Sounds like a great candidate for a Checkbook Control Solo 401K! Between him and his spouse they could sock away tens of thousands of dollars in their Solo K and invest tax free in real estate (remember no UDFI on leveraged real-estate in a 401k!). BUT, NOT SO FAST. Here’s the catch, my buddy’s W-2 comes from his Dad’s company, which has several hundred people on payroll and the IRS has got a tool known as the Controlled Group Rules which result in ownership of businesses being attributed to relatives for tax purposes. This could potentially make a child’s Qualified Retirement Plan – QRP – subject to anti-discrimination testing based on their parent’s employees, making them ineligible for a Solo 401k – intended for an owner-only business, with no employees.
To resolve this matter, Congress provided a handy reference known as the Internal Revenue Code (IRC). The Internal Revenue Code defines family relationships in several places…so we’ve got to interpret the conflicting definitions and determine which of those apply. (Hint: It depends…)
[If “con” is the opposite of “pro,” what is the opposite of “progress?”….answer at the end of the post:)] Continue reading “Solo 401K Eligibility: Are Parents and Children Related? Controlled Groups”
Suppose you own an income producing property that you’d like your Solo 401k or Checkbook IRA to purchase, but knowing that as a “disqualified person” you can’t transact with your IRA you initially conclude that it can’t be done. Suddenly, you experience an epiphany – you could transfer title to the property from your name (or your LLC’s name) to your brother’s name, and he would subsequently sell the property to the self-directed retirement account. Eureka!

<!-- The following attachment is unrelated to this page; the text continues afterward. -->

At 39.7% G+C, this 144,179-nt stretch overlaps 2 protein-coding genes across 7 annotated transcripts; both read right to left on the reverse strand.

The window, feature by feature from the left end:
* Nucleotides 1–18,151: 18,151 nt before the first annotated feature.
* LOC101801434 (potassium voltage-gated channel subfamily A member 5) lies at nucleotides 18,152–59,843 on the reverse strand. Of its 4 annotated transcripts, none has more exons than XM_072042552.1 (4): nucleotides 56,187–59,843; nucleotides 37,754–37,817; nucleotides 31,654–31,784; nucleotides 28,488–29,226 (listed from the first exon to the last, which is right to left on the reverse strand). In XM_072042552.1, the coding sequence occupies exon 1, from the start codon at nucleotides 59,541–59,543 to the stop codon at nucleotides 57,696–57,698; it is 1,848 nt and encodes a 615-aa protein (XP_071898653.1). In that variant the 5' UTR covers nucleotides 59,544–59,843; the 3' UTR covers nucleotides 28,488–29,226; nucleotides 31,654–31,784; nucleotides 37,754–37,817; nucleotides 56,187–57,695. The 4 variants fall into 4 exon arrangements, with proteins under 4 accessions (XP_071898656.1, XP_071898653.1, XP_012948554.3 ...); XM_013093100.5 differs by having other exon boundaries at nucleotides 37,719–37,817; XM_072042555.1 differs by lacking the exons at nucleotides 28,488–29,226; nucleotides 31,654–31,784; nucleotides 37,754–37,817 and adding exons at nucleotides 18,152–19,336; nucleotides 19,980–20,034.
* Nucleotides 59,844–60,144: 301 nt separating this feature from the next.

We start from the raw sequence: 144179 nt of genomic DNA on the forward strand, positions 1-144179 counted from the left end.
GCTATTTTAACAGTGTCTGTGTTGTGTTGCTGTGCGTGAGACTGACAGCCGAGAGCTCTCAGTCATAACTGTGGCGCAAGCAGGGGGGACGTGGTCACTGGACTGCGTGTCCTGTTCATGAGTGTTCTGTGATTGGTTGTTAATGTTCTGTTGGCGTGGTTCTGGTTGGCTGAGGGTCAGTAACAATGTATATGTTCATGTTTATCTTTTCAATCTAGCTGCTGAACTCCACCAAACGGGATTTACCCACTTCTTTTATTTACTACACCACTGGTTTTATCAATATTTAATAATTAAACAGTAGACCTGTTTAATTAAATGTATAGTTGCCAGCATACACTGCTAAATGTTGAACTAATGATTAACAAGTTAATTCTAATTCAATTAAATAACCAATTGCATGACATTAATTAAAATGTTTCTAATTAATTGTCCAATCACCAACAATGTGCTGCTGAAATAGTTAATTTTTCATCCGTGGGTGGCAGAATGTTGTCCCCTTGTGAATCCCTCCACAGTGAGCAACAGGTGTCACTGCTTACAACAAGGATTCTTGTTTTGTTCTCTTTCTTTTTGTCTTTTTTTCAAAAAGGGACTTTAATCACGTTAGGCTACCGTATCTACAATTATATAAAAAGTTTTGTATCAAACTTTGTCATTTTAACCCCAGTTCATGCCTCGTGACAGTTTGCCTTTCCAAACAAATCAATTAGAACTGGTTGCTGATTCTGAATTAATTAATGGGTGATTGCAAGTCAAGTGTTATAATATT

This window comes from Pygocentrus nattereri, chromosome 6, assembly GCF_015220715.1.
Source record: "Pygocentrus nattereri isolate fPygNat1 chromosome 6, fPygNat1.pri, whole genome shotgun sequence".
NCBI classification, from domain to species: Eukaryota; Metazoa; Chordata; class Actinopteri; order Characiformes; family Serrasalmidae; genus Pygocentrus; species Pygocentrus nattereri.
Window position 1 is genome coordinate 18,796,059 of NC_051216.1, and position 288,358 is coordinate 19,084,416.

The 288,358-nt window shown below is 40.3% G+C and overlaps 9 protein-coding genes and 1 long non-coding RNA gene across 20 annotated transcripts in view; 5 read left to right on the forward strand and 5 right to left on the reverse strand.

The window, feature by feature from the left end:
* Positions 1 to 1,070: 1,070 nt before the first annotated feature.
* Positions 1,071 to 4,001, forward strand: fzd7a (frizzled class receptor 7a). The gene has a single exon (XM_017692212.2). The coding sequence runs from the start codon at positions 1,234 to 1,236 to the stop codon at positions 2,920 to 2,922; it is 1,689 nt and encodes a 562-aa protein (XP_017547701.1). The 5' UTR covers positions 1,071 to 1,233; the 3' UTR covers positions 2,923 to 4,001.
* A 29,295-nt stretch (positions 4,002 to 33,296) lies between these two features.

That stroke of brilliance has been had by many others and the courts have developed some judicial doctrines to analyze and characterize such transactions. One such doctrine is known as the Step Transaction Rule. Continue reading “Beyond Prohibited Transactions: The Step Transaction Doctrine”
The Plan Asset Rule
There’s a lesser known extension of IRC 4975 in the Code of Federal Regulations that discusses something known as the Plan Asset Rule. In a nutshell, the Plan Asset Rule says that when retirement plans own a “significant” share of an entity, all of that entity’s assets are treated as assets of the retirement plans for purposes of the prohibited transaction rules.
The implications of this can be staggering; if retirement plans collectively own a significant portion of an entity, all the disqualified persons of all the retirement plan investors are disqualified persons to that entity. Continue reading “Beyond Prohibited Transactions: The Plan Asset Rule”
Benefiting from tax-advantaged retirement funds before retirement age would be a beautiful thing, especially for those of that leverage the power of Solo 401(k)s and Checkbook IRAs. But, as that would defeat the intent of those accounts, the Prohibited Transaction Rules of IRC 4975 were created. Although written broadly, the innovative investor can contrive many ways to circumvent those rules.
However, beyond the letter of the law, the IRS has some additional tools at its disposal with which to counter creative strategies. Those include the Step Transaction Doctrine, the Exclusive Benefit Rule, and the Plan Asset Rule. For cases in which those rules may not apply, the IRS has the Department of Labor Interpretive Bulletin ERISA IB 75-2. Continue reading “Beyond Prohibited Transactions: The DOL Interpretive Bulletin”